The pigs, which were an integral part of her plan to develop a silvo-pasture, a pasture that integrates trees, across the multi-acre woods beyond her current farmstead, may no longer serve a purpose for the Freisenhahns. “We just had to put all of those plans on hold… we just don’t feel comfortable allowing the animals in the forest,” she continued.

 Kimberley Friesenhahn explains the damage caused in her backyard, which was where the silvopasture was intended to take place. (Skyler Kim)

As climate patterns in Vermont progress toward wetter springs and summers, the floods aren’t the only concern for the Freisenhahns: more rain means less time out in the woods for the goats, as their hooves will be vulnerable to diseases if not kept dry. Damper grounds also mean looser soil, which translates to greater chances of trees falling, as last July demonstrated. This poses serious risks of following through with their plans for the silvopasture. After last July, the Friesenhahns decided to put a pause on their development plans for the farmstead.

Liza Welch, a friend of the Freisenhahns and the owners of BusyB Goat Farm and Apiary in Weathersfield, was met with the news that their usual supplier for hay was not able to produce any hay at all that summer. “As a farm, we have 53 animals. We usually have to source about 1600 bales of hay to get us through the winter,” Welch explained. “When I do that, I have a couple of different sources of hay. And I actually had three of our sources reach out to me [last year] and tell me that they couldn’t fulfill the promise.”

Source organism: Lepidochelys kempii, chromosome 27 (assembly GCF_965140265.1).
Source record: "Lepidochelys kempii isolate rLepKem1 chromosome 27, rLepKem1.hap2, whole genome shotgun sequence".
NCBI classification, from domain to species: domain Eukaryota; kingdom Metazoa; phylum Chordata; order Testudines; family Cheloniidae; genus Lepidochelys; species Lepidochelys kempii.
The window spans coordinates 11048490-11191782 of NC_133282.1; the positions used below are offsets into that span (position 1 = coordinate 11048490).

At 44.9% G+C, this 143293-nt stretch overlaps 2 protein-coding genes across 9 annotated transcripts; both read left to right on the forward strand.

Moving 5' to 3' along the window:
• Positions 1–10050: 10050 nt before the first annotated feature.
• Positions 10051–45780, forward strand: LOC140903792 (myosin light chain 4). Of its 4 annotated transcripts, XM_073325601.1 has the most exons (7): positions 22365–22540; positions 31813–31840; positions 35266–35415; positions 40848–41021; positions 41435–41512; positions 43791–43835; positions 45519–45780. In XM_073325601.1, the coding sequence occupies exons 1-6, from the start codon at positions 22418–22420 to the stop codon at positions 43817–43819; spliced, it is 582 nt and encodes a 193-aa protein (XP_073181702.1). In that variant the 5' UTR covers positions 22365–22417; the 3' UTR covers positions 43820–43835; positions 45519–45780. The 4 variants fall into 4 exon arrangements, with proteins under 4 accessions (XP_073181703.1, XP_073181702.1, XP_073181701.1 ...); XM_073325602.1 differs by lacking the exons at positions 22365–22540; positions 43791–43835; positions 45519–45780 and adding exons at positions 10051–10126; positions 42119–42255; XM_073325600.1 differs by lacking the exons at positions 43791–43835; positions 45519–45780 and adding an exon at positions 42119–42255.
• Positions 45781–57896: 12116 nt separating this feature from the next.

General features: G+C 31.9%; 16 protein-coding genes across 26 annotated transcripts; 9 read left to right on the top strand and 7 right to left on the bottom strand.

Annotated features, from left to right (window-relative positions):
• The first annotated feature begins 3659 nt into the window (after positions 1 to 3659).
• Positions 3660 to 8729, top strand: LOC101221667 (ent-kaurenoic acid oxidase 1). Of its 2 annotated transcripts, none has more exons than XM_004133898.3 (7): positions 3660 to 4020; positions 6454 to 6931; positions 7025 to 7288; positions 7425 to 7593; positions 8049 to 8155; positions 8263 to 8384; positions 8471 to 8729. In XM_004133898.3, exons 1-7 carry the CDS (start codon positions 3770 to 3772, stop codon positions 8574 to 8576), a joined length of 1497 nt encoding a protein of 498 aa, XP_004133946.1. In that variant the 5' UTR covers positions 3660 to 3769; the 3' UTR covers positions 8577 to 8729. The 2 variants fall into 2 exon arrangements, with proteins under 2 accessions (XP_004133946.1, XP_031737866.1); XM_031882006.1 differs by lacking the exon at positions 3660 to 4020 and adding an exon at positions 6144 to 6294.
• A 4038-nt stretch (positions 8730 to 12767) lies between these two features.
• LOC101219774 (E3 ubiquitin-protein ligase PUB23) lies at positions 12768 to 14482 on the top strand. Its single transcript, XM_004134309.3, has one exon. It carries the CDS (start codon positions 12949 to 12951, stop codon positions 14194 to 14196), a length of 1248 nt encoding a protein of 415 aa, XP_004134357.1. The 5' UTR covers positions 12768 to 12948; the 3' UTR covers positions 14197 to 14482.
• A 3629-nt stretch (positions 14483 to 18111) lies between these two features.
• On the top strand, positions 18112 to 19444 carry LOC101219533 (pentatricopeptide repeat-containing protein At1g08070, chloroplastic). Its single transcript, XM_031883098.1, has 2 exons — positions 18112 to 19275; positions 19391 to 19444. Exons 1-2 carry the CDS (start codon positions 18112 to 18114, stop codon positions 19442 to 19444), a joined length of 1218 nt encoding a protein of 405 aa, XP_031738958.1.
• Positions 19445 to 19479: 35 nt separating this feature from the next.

Liza Welch tends to her goats at her farm in Weathersfield on March 12, 2024. (Skyler Kim)

To those that have dealt with similar repercussions from the flooding as Perry or Freisenhahn, the issue now lies in the future of Vermont’s climate patterns. If such storms increase in frequency, it can only mean more trouble more often. “I own a bakery here. My kids go to school here. I can’t leave the area and there’s nothing else I can afford even within probably 200,000 of what I paid for my house,” says Perry. “I get flood warnings now and it sends me into a whole panic.”

And that panic was only validated with another heavy storm in December 2023 that added salt to the open wound for many residents. For Perry and her family, the second storm brought in another four feet of water into her basement. After the encounter with FEMA, Perry has not applied for any more aid.

On the brighter side, communities have come together more than ever over these last nine months, which Perry felt was important to emphasize. She highlighted the Wallingford Thrift Shop, explaining that the shop has taken the lead in helping those who have lost personal goods from the storm. 

Welch believes that such catastrophic events are only going to improve Vermont’s resilience, saying “Each time something like this happens, Vermont has taken a stance to be stronger and get more productive and more precautious. We do our best with what we’ve got and we overcome.”